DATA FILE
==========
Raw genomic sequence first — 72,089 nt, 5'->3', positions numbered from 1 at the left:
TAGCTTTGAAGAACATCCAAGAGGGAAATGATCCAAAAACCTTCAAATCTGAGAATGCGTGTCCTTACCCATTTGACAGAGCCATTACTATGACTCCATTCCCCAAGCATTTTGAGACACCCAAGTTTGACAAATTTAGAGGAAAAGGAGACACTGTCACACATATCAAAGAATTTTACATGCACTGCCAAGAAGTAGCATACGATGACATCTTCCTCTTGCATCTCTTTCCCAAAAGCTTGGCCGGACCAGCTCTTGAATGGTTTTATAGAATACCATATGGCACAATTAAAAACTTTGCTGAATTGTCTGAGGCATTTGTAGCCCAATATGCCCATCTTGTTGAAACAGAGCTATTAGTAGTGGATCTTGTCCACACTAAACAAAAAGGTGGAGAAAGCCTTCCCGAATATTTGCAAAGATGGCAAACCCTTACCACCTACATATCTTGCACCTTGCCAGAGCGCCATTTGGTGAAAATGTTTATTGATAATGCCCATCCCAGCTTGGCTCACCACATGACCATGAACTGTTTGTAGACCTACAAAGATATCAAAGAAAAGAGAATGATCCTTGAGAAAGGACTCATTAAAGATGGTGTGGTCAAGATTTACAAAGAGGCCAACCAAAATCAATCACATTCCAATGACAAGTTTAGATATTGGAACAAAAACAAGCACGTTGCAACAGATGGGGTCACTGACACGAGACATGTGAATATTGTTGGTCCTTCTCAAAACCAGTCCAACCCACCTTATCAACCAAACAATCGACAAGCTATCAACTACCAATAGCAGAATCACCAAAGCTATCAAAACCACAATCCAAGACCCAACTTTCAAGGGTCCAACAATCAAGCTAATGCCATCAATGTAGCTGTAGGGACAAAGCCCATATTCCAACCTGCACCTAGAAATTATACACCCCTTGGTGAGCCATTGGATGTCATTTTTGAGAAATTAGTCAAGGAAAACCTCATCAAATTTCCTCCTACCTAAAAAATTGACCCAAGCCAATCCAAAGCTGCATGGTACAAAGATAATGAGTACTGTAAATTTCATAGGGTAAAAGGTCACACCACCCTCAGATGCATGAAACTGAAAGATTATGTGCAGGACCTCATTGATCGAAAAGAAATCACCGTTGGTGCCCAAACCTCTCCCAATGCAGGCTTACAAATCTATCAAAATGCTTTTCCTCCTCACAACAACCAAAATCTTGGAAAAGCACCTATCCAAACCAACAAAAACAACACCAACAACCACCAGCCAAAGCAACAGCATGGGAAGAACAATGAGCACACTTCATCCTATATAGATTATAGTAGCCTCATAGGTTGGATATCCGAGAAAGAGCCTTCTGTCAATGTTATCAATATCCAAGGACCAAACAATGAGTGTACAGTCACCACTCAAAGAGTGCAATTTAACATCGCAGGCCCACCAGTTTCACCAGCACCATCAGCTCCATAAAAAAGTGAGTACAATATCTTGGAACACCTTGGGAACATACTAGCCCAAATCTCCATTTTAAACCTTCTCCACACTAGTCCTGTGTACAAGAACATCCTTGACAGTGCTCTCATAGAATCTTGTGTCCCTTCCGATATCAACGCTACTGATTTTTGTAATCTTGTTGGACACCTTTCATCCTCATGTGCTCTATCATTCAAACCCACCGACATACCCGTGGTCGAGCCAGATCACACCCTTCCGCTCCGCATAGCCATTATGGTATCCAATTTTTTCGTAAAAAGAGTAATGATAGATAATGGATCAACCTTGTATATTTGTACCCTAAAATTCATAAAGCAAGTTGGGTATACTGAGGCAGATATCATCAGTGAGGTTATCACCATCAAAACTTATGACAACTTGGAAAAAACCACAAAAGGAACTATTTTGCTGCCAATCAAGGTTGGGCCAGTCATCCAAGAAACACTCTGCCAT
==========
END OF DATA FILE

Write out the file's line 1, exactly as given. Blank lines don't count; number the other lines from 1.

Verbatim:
Raw genomic sequence first — 72,089 nt, 5'->3', positions numbered from 1 at the left: